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Shemot (Exodus) Parsha – Weekly Torah Portion

Shemot

Exodus, 1:1-6:1

This Week’s Torah Portion | December 27, 2015 – January 2, 2017 – 15 Tevet – 21 Tevet, 5776

In A Nutshell

The portion, Shemot (Exodus), begins with the demise of Joseph and all of his contemporaries, “And a new king arose over Egypt, who did not know Joseph” (Exodus, 1:8). Subsequently, Moses is born in Egypt and his sister hides him in an ark. She places the ark in the Nile and follows it. Pharaoh’s daughter goes down to bathe in the river, finds the ark, and takes the baby. Moses’ sister offers to help her find a Hebrew nursing women and brings Moses’ mother as a nursing woman.

Moses grows in Pharaoh’s home forty years. One day he sees an Egyptian beating a Hebrew. He strikes and kills the Egyptian and buries him in the sand. When he realizes that one of his Hebrew brothers saw him in the act, he fears being told on and escapes to the desert.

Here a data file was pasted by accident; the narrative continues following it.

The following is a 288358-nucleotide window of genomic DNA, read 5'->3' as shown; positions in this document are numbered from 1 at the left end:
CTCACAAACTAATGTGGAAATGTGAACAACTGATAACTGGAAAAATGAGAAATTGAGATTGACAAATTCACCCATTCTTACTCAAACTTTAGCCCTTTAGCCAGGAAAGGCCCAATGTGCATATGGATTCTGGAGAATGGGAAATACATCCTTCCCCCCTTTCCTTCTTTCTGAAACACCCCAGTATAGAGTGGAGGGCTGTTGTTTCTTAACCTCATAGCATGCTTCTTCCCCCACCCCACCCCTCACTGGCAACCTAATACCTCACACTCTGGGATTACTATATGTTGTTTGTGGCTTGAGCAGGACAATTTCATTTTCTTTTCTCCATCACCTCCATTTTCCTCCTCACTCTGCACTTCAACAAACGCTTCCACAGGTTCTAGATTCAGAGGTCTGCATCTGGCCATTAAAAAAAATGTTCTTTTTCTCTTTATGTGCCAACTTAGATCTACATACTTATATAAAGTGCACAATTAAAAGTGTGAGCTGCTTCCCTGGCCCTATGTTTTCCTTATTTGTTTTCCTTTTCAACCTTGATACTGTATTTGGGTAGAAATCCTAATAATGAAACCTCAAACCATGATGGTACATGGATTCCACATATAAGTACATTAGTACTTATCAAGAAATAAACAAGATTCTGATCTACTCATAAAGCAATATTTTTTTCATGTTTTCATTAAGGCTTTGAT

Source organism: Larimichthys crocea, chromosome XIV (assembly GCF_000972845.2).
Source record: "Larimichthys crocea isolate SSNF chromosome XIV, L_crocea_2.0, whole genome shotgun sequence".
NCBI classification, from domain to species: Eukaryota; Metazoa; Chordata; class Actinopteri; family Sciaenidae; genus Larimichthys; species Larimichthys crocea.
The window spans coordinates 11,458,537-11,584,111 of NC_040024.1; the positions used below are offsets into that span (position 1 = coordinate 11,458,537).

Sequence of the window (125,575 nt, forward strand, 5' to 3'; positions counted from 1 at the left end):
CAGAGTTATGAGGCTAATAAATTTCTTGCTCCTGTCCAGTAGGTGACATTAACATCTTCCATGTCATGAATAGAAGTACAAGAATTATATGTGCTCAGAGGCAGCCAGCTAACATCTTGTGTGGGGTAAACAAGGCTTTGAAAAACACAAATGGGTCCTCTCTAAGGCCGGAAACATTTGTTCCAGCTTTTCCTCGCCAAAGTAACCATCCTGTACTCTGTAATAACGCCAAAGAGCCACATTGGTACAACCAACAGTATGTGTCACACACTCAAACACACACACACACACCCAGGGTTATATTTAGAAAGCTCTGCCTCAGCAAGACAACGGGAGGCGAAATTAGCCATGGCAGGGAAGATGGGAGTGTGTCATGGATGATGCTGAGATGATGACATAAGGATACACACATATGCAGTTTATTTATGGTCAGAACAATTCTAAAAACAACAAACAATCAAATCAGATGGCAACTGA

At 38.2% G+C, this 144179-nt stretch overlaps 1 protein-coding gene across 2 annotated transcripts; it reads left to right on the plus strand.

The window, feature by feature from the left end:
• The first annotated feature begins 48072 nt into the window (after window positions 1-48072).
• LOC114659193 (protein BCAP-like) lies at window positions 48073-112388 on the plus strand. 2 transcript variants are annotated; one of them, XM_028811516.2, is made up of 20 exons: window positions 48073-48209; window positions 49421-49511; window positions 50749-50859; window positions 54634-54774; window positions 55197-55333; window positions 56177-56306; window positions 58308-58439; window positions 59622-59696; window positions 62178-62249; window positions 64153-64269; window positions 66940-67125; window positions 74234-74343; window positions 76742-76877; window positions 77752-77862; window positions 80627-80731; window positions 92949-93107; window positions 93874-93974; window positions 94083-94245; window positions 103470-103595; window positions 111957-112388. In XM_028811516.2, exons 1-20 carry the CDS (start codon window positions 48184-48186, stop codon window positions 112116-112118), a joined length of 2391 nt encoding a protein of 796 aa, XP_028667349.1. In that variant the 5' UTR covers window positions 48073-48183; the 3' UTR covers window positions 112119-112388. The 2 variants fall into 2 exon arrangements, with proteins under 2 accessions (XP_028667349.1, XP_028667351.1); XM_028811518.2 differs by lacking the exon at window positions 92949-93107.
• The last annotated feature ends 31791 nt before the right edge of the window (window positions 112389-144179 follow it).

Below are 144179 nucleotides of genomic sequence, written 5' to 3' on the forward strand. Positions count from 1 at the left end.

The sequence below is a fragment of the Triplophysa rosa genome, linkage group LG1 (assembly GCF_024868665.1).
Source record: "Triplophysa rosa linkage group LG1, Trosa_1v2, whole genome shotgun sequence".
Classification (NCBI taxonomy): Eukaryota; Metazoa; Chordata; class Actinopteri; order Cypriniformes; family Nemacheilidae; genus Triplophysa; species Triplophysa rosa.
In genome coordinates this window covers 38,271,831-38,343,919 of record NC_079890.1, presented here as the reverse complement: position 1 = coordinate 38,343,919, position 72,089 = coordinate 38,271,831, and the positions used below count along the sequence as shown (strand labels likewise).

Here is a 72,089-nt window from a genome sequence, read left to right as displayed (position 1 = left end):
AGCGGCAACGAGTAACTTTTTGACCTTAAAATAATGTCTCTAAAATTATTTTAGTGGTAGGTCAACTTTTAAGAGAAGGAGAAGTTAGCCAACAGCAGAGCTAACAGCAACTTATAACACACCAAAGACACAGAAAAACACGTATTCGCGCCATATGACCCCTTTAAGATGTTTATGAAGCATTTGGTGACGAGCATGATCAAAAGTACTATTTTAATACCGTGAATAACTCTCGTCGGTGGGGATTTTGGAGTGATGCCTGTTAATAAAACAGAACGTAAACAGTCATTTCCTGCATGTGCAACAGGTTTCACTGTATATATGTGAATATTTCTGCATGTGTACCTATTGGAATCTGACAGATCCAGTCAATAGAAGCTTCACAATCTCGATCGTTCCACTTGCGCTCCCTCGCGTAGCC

In the desert he meets Jethro, priest of Midian. He marries his daughter and sees the burning bush, where he is told he must return to Pharaoh and to the people of Israel, and tell them it is time to go out of Egypt.

The portion ends with the children of Israel complaining to Moses about their poor situation. Moses turns to the Creator who says to him, “Now you shall see what I will do to Pharaoh, for by a strong hand shall he let them go, and by a strong hand shall he drive them out of his land” (Exodus, 6:1).

 Commentary by Dr. Michael Laitman

The stories deal with man’s soul. The Torah tells us how to correct ourselves in order to develop the soul within us, how to open it up to the upper light, to the revelation of the Creator, and how to feel within it the upper, spiritual world.

The process begins with a special desire called Abraham, which awakens and asks about the meaning of our lives, leading us to open up our souls. The developing desire must escape Babylon, the sum of our great ego.